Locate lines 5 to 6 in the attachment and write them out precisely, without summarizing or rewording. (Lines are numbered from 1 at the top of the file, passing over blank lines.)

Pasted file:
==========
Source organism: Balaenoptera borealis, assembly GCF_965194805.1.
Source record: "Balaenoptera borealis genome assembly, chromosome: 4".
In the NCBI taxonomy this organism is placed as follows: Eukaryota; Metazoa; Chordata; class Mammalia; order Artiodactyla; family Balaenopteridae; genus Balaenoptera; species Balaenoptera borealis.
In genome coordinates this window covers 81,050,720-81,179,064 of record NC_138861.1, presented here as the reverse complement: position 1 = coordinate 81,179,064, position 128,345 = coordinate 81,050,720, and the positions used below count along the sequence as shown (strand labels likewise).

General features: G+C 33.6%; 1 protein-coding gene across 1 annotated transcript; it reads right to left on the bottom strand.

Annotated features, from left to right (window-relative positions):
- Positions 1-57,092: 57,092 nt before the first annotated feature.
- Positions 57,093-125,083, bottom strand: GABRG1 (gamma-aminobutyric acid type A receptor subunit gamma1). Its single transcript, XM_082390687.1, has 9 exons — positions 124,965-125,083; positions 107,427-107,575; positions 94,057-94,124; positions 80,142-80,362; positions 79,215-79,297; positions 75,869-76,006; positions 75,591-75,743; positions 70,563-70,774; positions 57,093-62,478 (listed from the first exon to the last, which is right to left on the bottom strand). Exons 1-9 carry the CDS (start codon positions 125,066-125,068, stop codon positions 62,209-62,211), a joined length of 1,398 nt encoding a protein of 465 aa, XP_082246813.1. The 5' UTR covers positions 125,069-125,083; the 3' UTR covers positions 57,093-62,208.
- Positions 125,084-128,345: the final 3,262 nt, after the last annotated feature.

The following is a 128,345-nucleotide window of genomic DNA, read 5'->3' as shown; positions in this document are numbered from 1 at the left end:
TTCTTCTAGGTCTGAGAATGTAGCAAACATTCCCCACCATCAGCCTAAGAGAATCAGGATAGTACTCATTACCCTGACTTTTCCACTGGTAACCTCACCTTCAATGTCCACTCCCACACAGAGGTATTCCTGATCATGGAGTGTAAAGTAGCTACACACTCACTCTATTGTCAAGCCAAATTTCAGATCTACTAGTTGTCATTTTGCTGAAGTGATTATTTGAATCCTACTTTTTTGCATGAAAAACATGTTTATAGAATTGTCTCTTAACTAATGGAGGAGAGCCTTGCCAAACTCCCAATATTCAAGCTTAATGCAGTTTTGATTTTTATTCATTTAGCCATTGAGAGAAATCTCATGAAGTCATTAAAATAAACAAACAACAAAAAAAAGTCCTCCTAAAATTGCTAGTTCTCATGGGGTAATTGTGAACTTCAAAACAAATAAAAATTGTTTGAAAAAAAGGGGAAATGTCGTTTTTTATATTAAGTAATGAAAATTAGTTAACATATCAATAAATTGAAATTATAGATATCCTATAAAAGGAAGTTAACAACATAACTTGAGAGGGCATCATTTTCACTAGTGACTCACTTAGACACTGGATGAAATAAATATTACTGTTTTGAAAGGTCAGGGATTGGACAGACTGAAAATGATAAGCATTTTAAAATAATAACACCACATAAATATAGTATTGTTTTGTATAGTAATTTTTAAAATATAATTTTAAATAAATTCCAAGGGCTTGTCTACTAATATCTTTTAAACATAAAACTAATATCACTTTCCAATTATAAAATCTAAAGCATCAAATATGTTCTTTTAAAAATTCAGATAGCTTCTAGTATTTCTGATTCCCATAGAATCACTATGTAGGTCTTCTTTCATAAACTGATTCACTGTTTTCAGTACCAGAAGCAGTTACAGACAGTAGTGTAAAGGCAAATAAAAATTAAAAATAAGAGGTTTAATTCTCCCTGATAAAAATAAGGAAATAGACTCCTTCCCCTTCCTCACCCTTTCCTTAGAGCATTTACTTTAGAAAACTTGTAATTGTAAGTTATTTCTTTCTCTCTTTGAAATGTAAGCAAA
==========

General features: G+C 33.6%; 1 protein-coding gene across 1 annotated transcript; it reads right to left on the bottom strand.

Annotated features, from left to right (window-relative positions):